Temporary = 45 years.
As we move into a generation of peace, as we blaze the trail toward the new prosperity, I say to every American: Let us raise our spirits. Let us raise our sights. Let all of us contribute all we can to this great and good country that has contributed so much to the progress of mankind.
Let us invest in our Nation's future, and let us revitalize that faith in ourselves that built a great nation in the past and that will shape the world of the future.
Thank you and good evening.
This speech marked the end of America's uncontested economic domination.
The Dow Jones Industrial Average rose 33 points the next day. The National Association of Manufacturers praised Nixon's program. The Chamber of Commerce praised it.
A blind man led the business community into the ditch.
A PHONY GOLD STANDARD
We blame Nixon in retrospect. But he was merely a caretaker for a fiat money/fixed exchange rate (price control) monetary system that had to fail. Price controls always fail. Gresham's law is always obeyed.
Keynesianism does not work as promised. What should we have expected from a monetary plan designed by Keynes?
Fact: every gold standard that is guaranteed by a government is fake. It's not worth the paper it's written on. It relies on these words: "Politicians' promise." I have written about this here.
In late 1914, governments of Europe suspended payment. Payment was never restored.
England restored payment, 1925 to 1931. Then it left gold. It has not returned.
Franklin Roosevelt unilaterally took the U.S. off the gold coin standard in 1933. He made it illegal for Americans to own bullion. That lasted until January 1, 1974.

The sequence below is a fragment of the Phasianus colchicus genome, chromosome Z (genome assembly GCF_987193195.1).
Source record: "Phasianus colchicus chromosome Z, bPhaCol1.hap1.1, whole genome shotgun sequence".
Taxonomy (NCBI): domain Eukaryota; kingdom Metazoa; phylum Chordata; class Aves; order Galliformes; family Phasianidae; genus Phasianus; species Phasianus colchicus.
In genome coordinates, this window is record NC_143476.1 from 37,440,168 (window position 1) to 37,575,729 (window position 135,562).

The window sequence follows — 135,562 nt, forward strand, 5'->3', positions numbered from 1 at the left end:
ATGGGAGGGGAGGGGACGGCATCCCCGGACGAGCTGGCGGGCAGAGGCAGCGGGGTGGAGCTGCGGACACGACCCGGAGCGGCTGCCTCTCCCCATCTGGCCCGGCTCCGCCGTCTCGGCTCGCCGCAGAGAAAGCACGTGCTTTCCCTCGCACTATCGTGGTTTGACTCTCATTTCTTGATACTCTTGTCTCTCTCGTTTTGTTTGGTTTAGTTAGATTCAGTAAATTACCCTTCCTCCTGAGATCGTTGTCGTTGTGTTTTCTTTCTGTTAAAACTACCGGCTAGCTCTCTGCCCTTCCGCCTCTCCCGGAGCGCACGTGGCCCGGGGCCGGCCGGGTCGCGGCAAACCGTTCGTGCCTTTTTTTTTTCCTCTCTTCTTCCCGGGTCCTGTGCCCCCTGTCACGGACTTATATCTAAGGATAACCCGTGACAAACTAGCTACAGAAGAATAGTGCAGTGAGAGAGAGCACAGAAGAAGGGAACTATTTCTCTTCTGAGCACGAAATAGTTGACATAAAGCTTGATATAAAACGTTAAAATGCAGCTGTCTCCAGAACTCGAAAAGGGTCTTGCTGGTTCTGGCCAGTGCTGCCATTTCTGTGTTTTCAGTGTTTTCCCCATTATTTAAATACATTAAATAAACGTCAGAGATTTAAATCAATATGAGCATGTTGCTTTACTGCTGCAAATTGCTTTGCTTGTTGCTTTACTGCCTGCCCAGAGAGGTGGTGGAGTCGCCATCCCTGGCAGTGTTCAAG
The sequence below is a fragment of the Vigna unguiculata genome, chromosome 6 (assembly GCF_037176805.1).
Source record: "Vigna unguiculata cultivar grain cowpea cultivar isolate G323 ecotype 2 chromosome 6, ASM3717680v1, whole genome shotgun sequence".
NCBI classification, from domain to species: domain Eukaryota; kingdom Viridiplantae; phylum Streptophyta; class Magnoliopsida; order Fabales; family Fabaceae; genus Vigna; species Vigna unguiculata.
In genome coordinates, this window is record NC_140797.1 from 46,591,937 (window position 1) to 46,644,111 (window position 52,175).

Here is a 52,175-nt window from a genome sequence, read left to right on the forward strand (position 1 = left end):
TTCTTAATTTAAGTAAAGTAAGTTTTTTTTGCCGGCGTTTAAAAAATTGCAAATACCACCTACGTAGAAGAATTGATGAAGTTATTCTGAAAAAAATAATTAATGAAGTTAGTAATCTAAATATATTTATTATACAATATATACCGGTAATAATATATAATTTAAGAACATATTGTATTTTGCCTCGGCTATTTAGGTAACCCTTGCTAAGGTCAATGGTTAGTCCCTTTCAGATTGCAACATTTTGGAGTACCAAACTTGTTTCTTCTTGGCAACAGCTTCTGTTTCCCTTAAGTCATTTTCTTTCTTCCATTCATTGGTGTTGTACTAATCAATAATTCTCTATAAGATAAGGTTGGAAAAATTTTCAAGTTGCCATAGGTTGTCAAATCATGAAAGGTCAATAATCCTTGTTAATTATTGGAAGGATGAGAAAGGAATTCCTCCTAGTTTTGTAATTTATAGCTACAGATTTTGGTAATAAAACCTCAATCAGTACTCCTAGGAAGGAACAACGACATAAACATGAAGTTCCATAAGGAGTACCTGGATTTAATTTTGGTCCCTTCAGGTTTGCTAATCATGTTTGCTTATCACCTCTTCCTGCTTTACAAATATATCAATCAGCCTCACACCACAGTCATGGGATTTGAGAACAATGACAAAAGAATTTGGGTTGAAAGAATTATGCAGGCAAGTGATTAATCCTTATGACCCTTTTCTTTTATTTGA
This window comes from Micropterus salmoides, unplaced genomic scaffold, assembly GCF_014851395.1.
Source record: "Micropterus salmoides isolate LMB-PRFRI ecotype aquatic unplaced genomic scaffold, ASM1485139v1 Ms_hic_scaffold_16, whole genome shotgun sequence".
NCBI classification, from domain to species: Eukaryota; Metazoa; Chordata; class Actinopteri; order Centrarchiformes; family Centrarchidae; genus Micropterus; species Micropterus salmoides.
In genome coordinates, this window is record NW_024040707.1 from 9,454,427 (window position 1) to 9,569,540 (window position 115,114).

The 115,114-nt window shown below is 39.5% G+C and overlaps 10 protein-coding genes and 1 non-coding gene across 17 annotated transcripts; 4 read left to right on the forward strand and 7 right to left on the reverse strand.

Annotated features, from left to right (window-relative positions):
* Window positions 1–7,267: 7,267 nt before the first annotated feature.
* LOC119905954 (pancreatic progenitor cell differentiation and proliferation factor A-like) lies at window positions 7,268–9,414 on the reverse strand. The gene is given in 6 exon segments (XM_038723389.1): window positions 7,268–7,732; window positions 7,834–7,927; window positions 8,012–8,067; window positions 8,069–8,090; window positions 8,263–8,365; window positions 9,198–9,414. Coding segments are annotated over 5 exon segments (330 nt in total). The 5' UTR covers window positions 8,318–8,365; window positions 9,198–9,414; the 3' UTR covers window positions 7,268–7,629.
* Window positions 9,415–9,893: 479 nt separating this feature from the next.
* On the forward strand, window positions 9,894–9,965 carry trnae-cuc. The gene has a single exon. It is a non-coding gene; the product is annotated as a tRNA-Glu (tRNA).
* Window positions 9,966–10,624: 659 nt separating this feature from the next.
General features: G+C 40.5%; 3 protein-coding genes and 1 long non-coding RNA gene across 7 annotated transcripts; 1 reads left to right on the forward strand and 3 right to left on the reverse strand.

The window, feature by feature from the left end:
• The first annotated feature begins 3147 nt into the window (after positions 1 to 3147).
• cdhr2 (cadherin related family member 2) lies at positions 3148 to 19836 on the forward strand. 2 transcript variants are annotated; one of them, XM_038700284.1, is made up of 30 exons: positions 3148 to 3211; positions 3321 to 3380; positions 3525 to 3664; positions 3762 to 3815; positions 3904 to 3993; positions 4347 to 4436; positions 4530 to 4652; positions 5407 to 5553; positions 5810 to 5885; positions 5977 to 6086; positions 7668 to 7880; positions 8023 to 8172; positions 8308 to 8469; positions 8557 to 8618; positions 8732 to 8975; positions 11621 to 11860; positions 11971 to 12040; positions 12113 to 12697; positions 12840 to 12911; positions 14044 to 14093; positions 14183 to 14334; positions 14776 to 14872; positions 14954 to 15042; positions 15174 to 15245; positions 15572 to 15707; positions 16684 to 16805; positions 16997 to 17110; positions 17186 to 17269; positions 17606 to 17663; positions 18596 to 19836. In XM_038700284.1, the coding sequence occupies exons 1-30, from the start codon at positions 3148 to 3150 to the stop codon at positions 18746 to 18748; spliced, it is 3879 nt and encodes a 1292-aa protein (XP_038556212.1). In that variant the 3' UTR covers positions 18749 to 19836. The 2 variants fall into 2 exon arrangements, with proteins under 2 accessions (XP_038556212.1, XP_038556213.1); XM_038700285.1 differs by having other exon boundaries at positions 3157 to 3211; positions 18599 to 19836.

The Bretton Woods system was based on government-enforced fixed exchange rates between currencies was a gigantic system of price controls. It led, as price controls always do, to gluts of overvalued currencies and shortages of undervalued currencies: Gresham's famous law in action. There were devaluations from time to time. These were the result of Gresham's law, not speculators in the currency markets.
Bretton Woods was also based on on a promise by the United States government to sell gold at $35/oz to foreign governments and central banks. Nixon broke the promise. He did so with these words:
To our friends abroad, including the many responsible members of the international banking community who are dedicated to stability and the flow of trade, I give this assurance: The United States has always been, and will continue to be, a forward-looking and trustworthy trading partner. In full cooperation with the International Monetary Fund and those who trade with us, we will press for the necessary reforms to set up an urgently needed new international monetary system. Stability and equal treatment is in everybody's best interest. I am determined that the American dollar must never again be a hostage in the hands of international speculators.
In short, "Fool you once, shame on me. Fool you twice, shame on you."
Later that year, Treasury Secretary John Connally put it succinctly at the G-10 meeting: "The dollar is our currency, but it's your problem." Indeed, it was.
To see what happened next, go to the Inflation Calculator of the Bureau of Labor Statistics. Go to 1971. Type in a figure. See how much money you would need today to match this. This may shock you. I have created a link for you to use, easily remembered: http://bit.ly/BLScalc.
If the free market does not produce a gold standard, it's a fake standard. It is based on government promises. Do not trust it.
Nixon implemented what was implicit from the beginning: a violation of contract with the public.
Roosevelt had broken the contract with the American public in 1933. Nixon simply extended the betrayal to foreign central banks. It can be summarized in three words: "You dumb clucks."